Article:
Therefore, modifications in lifestyle, especially in terms of engagement in physical activities, can help as a non-drug instrument in treating risk factors for MS in elderly women. Despite the fact that cardiorespiratory aptitude is associated with all causes of mortality and cardiovascular diseases(5), recent studies have demonstrated that muscle strength and mass are aspects that play an important role in performing daily tasks, longevity, and quality of life, especially in elderly individuals(6,7). Also demonstrated was an association between muscle strength and a decrease in cardiovascular risk factors(8), obesity(9), high blood pressure(10), metabolic syndrome(11), and early death(7).

The results of the present study are in agreement with those presented by Tibana et al.(11), which demonstrated that middle-aged Brazilian women with MS showed less relative muscle strength when compared to women without MS. Similar results were presented by Miyatake et al.(13) after analyzing Japanese middle-aged men with and without MS. The study revealed that individuals with MS had less relative manual grip strength and lower limb strength when compared to the control group. Jurca et al.(12) and Wijndaele et al.(14) found a significant association between low values of muscle strength and the development of MS in women.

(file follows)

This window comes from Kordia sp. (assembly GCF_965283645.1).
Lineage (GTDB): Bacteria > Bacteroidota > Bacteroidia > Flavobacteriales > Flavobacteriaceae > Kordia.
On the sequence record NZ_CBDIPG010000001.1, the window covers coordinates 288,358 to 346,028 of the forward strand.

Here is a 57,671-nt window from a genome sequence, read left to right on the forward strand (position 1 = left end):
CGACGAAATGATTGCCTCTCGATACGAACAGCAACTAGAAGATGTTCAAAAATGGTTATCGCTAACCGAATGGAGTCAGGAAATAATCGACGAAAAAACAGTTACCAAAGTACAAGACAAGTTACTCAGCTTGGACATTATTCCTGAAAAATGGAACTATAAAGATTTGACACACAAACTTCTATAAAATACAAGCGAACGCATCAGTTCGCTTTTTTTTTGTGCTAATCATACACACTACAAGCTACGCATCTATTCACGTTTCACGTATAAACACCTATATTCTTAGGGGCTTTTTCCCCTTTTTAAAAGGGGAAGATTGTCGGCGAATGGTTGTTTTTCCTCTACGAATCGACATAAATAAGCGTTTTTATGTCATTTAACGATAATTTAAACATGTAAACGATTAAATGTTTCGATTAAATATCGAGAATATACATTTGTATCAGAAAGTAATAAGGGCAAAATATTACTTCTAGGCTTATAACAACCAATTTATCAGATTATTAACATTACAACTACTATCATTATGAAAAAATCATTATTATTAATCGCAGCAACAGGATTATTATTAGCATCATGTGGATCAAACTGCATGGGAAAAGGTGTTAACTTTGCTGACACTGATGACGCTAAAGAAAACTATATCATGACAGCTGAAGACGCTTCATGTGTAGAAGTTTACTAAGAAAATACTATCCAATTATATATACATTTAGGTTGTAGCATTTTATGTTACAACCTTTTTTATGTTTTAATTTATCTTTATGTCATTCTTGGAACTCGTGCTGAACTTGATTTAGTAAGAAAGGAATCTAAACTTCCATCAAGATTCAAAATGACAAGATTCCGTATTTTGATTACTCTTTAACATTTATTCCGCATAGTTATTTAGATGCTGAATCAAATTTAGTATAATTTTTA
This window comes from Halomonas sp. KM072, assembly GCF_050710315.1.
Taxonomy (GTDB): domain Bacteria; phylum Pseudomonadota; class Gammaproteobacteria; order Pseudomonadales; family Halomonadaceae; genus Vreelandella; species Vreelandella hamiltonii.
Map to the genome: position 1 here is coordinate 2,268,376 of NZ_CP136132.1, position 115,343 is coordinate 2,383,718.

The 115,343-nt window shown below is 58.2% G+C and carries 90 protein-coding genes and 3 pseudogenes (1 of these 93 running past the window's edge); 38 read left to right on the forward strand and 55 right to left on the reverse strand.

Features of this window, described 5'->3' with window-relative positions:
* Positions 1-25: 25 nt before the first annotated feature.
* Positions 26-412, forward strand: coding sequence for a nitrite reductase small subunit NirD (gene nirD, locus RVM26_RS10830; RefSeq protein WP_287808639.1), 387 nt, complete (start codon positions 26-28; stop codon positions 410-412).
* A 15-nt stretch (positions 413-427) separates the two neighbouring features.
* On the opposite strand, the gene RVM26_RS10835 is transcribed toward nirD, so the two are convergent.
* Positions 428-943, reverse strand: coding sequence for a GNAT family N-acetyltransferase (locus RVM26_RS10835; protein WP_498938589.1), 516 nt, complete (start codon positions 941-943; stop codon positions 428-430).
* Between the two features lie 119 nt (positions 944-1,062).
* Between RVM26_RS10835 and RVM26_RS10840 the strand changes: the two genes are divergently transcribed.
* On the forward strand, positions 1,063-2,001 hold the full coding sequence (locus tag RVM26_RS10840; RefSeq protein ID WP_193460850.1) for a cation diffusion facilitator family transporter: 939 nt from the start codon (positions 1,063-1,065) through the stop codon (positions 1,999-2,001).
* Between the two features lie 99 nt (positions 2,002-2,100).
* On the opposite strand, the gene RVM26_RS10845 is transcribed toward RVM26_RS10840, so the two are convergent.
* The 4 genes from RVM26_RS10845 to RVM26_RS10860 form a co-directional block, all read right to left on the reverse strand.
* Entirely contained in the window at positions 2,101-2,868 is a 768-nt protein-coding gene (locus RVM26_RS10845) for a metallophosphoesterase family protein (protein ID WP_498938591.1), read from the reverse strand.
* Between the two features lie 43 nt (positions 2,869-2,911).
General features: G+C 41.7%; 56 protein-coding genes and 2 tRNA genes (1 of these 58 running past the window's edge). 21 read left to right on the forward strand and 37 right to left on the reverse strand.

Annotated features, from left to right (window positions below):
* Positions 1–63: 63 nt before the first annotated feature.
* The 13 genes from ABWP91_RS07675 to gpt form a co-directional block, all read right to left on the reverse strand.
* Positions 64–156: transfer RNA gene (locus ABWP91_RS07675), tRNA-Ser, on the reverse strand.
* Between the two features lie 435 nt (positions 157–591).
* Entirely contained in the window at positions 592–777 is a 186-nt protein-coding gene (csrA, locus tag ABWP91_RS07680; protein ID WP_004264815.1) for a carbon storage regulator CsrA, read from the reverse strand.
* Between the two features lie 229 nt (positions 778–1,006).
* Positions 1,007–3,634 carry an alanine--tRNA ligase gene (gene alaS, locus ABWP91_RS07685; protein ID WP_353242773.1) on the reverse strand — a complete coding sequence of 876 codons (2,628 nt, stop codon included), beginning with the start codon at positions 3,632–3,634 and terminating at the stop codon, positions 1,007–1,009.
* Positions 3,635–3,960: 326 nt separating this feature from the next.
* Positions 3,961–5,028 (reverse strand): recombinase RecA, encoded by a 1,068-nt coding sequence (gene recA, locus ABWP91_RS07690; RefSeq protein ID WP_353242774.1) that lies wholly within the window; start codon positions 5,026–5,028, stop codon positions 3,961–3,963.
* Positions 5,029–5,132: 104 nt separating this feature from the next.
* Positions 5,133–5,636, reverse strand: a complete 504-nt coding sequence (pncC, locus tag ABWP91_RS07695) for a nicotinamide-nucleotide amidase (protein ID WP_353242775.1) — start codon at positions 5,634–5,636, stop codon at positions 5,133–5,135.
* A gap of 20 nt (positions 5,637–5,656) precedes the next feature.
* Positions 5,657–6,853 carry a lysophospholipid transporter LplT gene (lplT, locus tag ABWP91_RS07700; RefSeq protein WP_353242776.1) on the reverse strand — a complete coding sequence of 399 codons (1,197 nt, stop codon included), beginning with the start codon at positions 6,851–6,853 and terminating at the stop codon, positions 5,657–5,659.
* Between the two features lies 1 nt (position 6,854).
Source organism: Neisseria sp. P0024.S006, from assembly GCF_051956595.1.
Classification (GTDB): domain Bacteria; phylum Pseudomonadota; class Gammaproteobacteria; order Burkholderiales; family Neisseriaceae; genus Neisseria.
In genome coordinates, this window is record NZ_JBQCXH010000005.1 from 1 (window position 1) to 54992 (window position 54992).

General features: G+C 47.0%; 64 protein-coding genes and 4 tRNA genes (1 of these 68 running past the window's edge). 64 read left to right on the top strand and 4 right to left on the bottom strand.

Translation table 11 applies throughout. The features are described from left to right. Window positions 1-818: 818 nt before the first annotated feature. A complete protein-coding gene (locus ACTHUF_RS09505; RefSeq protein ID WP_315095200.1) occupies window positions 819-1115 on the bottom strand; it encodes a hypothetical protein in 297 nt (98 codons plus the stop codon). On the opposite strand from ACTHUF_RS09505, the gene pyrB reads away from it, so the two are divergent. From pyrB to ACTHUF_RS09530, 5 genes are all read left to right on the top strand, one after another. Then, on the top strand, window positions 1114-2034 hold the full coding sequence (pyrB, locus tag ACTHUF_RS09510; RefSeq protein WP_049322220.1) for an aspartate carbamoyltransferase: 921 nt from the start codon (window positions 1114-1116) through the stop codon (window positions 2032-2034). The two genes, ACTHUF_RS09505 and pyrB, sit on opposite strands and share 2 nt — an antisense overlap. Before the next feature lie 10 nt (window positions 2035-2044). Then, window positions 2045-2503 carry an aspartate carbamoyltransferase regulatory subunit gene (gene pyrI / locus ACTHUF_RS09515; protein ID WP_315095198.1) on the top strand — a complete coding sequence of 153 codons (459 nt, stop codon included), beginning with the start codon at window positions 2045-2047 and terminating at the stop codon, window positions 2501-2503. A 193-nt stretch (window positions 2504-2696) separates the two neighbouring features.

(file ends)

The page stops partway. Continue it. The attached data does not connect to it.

However, as far as we know, the study by Sayer et al.(15) was the only one developed for elderly persons with or without MS. Similar to the results shown in the present study, the elderly women with MS showed less relative muscle strength when compared to those without MS. These results increase the concern about elderly women with MS, since the very process of aging causes a significant reduction of muscle strength and mass, a process that compromises the performance of daily activities(16).